Continuing with this month’s theme of teaching about Día de los Muertos, in today’s En la Clase I’m going to share one of my favorite poetry writing activities from our Día de los Muertos teaching guide: Calaveras and Conjuring with Words. If you’re planning on having your students make a classroom ofrenda or individual mini-shrines this is the perfect activity to pair with that. This activity was produced by the Santa Barbara Museum of Art, and they very kindly let us reprint it in our guide. They have excellent K-6 and Middle/High School lesson plans available for free on their website. It’s definitely a site that I recommend you spend some time with. Continue reading
It seems that with each passing year, we find it more and more common to see students learning about Día de los Muertos in their classrooms and communities. A testament to the growing popularity and influence of Dia de los Muertos in U.S. culture and education is this year’s acclaimed animated film “Book of Life”, produced by Guillermo del Toro. Día de los Muertos serves as the backdrop for the entire story, which follows a young man as he journeys through adolescence, facing his fears, learning how to celebrate the past while still looking forward. Continue reading
The Beehive Design Collective is a group of artists that voluntarily creates artwork dedicated to “cross-pollinating the grassroots” for use as educational and organizing tools. The graphics are created anonymously and can be used by anyone.
Beehive has released an epic trilogy of artwork exploring globalization and colonialism in the Americas. The third and final installment, released this fall, is truly magnificent. For nine years, Beehive artists worked on this intricately detailed, double-sided folding poster, illustrating stories of resistance. Titled “Mesoamérica Resiste,” the massive map drawn in old colonial style opens to reveal “the view from below, where communities are organizing locally and across borders to defend land and traditions, protect cultural and ecological diversity, and build alternative economies.” Continue reading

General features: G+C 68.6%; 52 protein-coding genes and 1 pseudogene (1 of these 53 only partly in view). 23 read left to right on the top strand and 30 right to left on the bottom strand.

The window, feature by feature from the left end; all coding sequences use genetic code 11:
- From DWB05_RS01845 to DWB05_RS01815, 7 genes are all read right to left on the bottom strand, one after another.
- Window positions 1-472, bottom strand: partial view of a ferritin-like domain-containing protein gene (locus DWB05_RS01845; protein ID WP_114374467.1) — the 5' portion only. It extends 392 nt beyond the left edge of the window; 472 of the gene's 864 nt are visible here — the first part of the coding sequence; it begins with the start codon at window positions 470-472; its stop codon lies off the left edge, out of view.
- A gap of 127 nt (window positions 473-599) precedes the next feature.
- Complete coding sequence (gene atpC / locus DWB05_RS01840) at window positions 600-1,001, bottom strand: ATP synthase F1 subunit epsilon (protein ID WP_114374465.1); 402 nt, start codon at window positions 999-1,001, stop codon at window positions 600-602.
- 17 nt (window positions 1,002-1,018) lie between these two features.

It’s that time of year again! Día de los Muertos is a month away, so for the next couple of weeks we’ll be sharing various resources to help you teach about this cultural celebration in your classrooms.
Last week we had a wonderful professional development workshop on “Día de los Muertos: Skeletons & Cultural Literacy.” I thought I’d share a few of the activities we talked about that night and how you could turn them in to a mini-unit including Acrostic Poetry and Sugar Skulls. You can also access our entire guide on teaching about Día de los Muertos here. It includes background information and reading, lesson plans, an annotated bibliography divided by grade levels, and a glossary.